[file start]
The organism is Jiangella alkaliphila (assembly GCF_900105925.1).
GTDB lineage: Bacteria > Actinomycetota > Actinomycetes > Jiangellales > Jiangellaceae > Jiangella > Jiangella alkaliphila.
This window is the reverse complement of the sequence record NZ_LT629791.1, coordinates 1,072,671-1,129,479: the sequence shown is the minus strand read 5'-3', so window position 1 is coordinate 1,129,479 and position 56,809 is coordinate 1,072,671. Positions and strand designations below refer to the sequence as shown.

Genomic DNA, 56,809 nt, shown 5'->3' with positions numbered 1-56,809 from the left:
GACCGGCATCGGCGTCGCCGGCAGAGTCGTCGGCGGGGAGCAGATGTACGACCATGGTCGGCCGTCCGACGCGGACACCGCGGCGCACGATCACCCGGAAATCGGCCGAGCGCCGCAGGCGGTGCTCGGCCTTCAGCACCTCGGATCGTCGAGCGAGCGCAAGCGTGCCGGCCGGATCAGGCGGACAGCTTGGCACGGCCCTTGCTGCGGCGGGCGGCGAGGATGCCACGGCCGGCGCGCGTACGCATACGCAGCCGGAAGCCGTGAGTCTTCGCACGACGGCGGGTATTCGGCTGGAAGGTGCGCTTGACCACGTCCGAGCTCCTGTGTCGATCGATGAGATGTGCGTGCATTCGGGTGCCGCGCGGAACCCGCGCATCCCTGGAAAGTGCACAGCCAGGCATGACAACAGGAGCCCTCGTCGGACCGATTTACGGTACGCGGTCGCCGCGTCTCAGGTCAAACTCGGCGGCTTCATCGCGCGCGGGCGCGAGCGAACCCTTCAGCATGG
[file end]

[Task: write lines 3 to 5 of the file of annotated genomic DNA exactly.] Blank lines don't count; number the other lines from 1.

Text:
This window is the reverse complement of the sequence record NZ_LT629791.1, coordinates 1,072,671-1,129,479: the sequence shown is the minus strand read 5'-3', so window position 1 is coordinate 1,129,479 and position 56,809 is coordinate 1,072,671. Positions and strand designations below refer to the sequence as shown.

Genomic DNA, 56,809 nt, shown 5'->3' with positions numbered 1-56,809 from the left:
GACCGGCATCGGCGTCGCCGGCAGAGTCGTCGGCGGGGAGCAGATGTACGACCATGGTCGGCCGTCCGACGCGGACACCGCGGCGCACGATCACCCGGAAATCGGCCGAGCGCCGCAGGCGGTGCTCGGCCTTCAGCACCTCGGATCGTCGAGCGAGCGCAAGCGTGCCGGCCGGATCAGGCGGACAGCTTGGCACGGCCCTTGCTGCGGCGGGCGGCGAGGATGCCACGGCCGGCGCGCGTACGCATACGCAGCCGGAAGCCGTGAGTCTTCGCACGACGGCGGGTATTCGGCTGGAAGGTGCGCTTGACCACGTCCGAGCTCCTGTGTCGATCGATGAGATGTGCGTGCATTCGGGTGCCGCGCGGAACCCGCGCATCCCTGGAAAGTGCACAGCCAGGCATGACAACAGGAGCCCTCGTCGGACCGATTTACGGTACGCGGTCGCCGCGTCTCAGGTCAAACTCGGCGGCTTCATCGCGCGCGGGCGCGAGCGAACCCTTCAGCATGG